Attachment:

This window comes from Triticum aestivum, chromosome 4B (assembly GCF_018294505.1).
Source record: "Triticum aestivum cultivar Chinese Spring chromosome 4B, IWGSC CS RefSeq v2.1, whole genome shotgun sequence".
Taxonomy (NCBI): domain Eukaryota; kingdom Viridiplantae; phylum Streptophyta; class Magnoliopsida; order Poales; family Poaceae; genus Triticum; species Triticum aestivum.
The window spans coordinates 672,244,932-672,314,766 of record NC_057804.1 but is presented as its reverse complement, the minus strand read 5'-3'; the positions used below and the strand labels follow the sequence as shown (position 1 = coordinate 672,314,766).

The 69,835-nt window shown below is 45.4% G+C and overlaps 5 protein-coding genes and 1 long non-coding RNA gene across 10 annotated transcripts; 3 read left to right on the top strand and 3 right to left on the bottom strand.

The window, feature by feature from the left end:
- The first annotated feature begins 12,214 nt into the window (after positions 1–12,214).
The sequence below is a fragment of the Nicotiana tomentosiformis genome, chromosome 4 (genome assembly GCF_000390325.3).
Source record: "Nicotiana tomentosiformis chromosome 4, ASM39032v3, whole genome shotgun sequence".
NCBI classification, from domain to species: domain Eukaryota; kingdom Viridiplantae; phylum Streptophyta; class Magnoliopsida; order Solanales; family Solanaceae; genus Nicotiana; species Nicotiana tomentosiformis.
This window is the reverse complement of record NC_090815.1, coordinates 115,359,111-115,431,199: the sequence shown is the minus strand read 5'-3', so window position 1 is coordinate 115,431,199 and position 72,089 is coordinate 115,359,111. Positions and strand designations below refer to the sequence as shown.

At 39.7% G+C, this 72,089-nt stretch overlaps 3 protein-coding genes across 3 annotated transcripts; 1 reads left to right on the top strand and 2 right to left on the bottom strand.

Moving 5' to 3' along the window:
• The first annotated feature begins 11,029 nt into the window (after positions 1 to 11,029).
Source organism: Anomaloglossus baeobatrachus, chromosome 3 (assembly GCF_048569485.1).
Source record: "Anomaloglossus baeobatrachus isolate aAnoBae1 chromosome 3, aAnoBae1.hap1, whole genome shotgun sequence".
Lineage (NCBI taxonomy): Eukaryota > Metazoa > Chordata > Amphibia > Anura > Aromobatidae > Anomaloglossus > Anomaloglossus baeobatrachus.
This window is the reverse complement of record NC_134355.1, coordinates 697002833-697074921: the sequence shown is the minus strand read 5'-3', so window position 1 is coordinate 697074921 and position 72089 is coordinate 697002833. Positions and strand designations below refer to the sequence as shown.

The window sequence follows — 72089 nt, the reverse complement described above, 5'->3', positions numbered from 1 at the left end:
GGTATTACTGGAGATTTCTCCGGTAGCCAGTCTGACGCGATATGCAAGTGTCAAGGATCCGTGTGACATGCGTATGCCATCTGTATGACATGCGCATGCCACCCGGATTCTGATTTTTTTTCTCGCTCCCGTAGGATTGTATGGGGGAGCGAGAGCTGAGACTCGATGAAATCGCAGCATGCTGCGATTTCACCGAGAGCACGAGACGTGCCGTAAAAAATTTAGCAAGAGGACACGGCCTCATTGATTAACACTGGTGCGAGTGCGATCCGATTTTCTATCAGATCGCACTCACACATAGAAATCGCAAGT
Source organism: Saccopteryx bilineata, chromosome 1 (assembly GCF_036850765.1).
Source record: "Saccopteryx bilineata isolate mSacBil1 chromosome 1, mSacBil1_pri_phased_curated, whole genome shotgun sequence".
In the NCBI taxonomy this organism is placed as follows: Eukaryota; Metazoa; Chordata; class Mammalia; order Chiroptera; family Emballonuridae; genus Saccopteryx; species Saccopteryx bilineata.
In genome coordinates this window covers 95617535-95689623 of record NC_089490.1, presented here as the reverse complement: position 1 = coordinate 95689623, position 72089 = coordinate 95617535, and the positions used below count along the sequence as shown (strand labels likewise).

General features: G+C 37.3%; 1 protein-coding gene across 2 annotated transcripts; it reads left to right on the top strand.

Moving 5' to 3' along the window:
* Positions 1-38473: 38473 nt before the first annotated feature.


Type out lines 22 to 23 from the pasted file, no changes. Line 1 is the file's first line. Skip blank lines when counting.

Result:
Source record: "Saccopteryx bilineata isolate mSacBil1 chromosome 1, mSacBil1_pri_phased_curated, whole genome shotgun sequence".
In the NCBI taxonomy this organism is placed as follows: Eukaryota; Metazoa; Chordata; class Mammalia; order Chiroptera; family Emballonuridae; genus Saccopteryx; species Saccopteryx bilineata.